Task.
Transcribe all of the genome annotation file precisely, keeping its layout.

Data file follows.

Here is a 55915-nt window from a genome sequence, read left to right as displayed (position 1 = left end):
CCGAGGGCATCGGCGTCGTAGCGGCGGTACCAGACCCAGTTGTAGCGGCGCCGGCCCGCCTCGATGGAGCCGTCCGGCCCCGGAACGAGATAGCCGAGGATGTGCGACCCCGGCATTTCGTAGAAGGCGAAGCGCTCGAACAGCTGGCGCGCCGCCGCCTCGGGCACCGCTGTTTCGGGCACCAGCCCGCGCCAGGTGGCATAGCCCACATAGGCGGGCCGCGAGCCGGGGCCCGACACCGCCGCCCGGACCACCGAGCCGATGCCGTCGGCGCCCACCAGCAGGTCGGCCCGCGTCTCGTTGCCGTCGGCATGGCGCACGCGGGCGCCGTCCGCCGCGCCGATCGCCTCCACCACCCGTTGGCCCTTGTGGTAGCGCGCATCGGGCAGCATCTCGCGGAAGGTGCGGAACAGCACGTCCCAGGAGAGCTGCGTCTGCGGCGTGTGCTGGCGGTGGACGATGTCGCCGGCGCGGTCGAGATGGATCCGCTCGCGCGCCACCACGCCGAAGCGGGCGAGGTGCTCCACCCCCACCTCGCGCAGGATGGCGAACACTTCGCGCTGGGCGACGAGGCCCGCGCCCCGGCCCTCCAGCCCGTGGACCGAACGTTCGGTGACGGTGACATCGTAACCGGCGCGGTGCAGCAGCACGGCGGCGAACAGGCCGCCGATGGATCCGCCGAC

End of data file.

Here is a 55915-nt window from a genome sequence, read left to right as displayed (position 1 = left end):
CCGAGGGCATCGGCGTCGTAGCGGCGGTACCAGACCCAGTTGTAGCGGCGCCGGCCCGCCTCGATGGAGCCGTCCGGCCCCGGAACGAGATAGCCGAGGATGTGCGACCCCGGCATTTCGTAGAAGGCGAAGCGCTCGAACAGCTGGCGCGCCGCCGCCTCGGGCACCGCTGTTTCGGGCACCAGCCCGCGCCAGGTGGCATAGCCCACATAGGCGGGCCGCGAGCCGGGGCCCGACACCGCCGCCCGGACCACCGAGCCGATGCCGTCGGCGCCCACCAGCAGGTCGGCCCGCGTCTCGTTGCCGTCGGCATGGCGCACGCGGGCGCCGTCCGCCGCGCCGATCGCCTCCACCACCCGTTGGCCCTTGTGGTAGCGCGCATCGGGCAGCATCTCGCGGAAGGTGCGGAACAGCACGTCCCAGGAGAGCTGCGTCTGCGGCGTGTGCTGGCGGTGGACGATGTCGCCGGCGCGGTCGAGATGGATCCGCTCGCGCGCCACCACGCCGAAGCGGGCGAGGTGCTCCACCCCCACCTCGCGCAGGATGGCGAACACTTCGCGCTGGGCGACGAGGCCCGCGCCCCGGCCCTCCAGCCCGTGGACCGAACGTTCGGTGACGGTGACATCGTAACCGGCGCGGTGCAGCAGCACGGCGGCGAACAGGCCGCCGATGGATCCGCCGAC